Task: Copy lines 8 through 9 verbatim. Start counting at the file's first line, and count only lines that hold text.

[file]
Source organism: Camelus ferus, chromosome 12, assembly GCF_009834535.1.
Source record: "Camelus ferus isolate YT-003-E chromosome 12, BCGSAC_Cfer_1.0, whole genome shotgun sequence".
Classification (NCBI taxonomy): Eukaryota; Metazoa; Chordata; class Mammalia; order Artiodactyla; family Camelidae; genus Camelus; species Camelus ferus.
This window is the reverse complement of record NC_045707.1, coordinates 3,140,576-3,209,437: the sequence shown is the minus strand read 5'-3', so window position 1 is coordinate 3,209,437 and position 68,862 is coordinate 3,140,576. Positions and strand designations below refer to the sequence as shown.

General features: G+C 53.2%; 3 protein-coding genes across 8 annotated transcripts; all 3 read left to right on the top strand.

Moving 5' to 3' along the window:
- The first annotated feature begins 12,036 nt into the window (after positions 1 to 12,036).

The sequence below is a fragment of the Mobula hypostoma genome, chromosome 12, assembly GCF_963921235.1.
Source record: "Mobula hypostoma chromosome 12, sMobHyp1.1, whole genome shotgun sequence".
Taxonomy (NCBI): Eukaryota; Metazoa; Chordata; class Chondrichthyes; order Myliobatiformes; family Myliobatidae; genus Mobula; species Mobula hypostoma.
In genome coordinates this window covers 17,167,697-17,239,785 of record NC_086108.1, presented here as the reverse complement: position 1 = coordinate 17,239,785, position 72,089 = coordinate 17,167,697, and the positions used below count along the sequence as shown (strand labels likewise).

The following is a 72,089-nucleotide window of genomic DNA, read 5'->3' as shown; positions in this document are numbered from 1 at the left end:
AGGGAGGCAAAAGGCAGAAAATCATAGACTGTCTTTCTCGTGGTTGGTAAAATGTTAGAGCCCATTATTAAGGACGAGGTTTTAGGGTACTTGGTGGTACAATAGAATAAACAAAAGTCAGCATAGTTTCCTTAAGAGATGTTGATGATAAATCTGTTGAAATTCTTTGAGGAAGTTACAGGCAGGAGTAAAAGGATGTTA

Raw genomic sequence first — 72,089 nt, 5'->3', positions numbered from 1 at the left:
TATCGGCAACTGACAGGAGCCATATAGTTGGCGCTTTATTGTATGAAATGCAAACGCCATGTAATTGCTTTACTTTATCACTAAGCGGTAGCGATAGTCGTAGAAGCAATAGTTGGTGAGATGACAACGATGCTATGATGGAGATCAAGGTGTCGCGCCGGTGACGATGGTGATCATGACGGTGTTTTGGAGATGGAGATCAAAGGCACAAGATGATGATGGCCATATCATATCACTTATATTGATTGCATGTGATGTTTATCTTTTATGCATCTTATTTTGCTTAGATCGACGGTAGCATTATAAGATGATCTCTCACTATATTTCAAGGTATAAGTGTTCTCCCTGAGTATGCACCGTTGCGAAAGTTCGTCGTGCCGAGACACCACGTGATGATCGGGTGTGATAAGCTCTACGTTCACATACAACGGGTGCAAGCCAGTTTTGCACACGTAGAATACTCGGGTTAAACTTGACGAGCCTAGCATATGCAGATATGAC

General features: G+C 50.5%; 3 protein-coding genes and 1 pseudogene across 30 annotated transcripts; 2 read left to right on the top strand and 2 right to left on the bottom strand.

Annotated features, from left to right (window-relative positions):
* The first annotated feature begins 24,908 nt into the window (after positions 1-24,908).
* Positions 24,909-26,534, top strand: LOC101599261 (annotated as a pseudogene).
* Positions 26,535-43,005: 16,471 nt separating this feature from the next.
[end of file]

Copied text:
The sequence below is a fragment of the Mobula hypostoma genome, chromosome 12, assembly GCF_963921235.1.
Source record: "Mobula hypostoma chromosome 12, sMobHyp1.1, whole genome shotgun sequence".